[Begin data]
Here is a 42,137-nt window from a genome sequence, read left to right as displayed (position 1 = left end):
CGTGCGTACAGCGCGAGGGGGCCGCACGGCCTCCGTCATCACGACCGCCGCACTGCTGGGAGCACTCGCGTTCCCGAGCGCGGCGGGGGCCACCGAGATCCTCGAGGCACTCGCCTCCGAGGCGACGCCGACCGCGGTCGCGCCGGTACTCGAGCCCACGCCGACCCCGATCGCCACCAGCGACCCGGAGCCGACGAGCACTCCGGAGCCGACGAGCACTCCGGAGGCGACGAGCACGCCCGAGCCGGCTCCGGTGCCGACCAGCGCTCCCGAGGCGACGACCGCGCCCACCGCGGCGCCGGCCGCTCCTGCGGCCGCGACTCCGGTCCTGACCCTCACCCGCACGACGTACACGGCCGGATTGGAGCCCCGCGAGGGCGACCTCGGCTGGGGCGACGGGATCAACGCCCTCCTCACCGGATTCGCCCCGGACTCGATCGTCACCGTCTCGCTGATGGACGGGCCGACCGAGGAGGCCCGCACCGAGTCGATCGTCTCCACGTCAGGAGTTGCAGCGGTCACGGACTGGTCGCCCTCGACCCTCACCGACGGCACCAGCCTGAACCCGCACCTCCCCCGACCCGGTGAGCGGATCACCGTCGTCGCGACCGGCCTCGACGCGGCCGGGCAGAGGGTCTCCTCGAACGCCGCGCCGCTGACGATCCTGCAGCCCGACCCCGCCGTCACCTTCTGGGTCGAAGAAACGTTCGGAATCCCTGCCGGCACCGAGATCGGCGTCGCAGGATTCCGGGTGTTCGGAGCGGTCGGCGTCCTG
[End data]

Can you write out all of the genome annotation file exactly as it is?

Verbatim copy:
Here is a 42,137-nt window from a genome sequence, read left to right as displayed (position 1 = left end):
CGTGCGTACAGCGCGAGGGGGCCGCACGGCCTCCGTCATCACGACCGCCGCACTGCTGGGAGCACTCGCGTTCCCGAGCGCGGCGGGGGCCACCGAGATCCTCGAGGCACTCGCCTCCGAGGCGACGCCGACCGCGGTCGCGCCGGTACTCGAGCCCACGCCGACCCCGATCGCCACCAGCGACCCGGAGCCGACGAGCACTCCGGAGCCGACGAGCACTCCGGAGGCGACGAGCACGCCCGAGCCGGCTCCGGTGCCGACCAGCGCTCCCGAGGCGACGACCGCGCCCACCGCGGCGCCGGCCGCTCCTGCGGCCGCGACTCCGGTCCTGACCCTCACCCGCACGACGTACACGGCCGGATTGGAGCCCCGCGAGGGCGACCTCGGCTGGGGCGACGGGATCAACGCCCTCCTCACCGGATTCGCCCCGGACTCGATCGTCACCGTCTCGCTGATGGACGGGCCGACCGAGGAGGCCCGCACCGAGTCGATCGTCTCCACGTCAGGAGTTGCAGCGGTCACGGACTGGTCGCCCTCGACCCTCACCGACGGCACCAGCCTGAACCCGCACCTCCCCCGACCCGGTGAGCGGATCACCGTCGTCGCGACCGGCCTCGACGCGGCCGGGCAGAGGGTCTCCTCGAACGCCGCGCCGCTGACGATCCTGCAGCCCGACCCCGCCGTCACCTTCTGGGTCGAAGAAACGTTCGGAATCCCTGCCGGCACCGAGATCGGCGTCGCAGGATTCCGGGTGTTCGGAGCGGTCGGCGTCCTG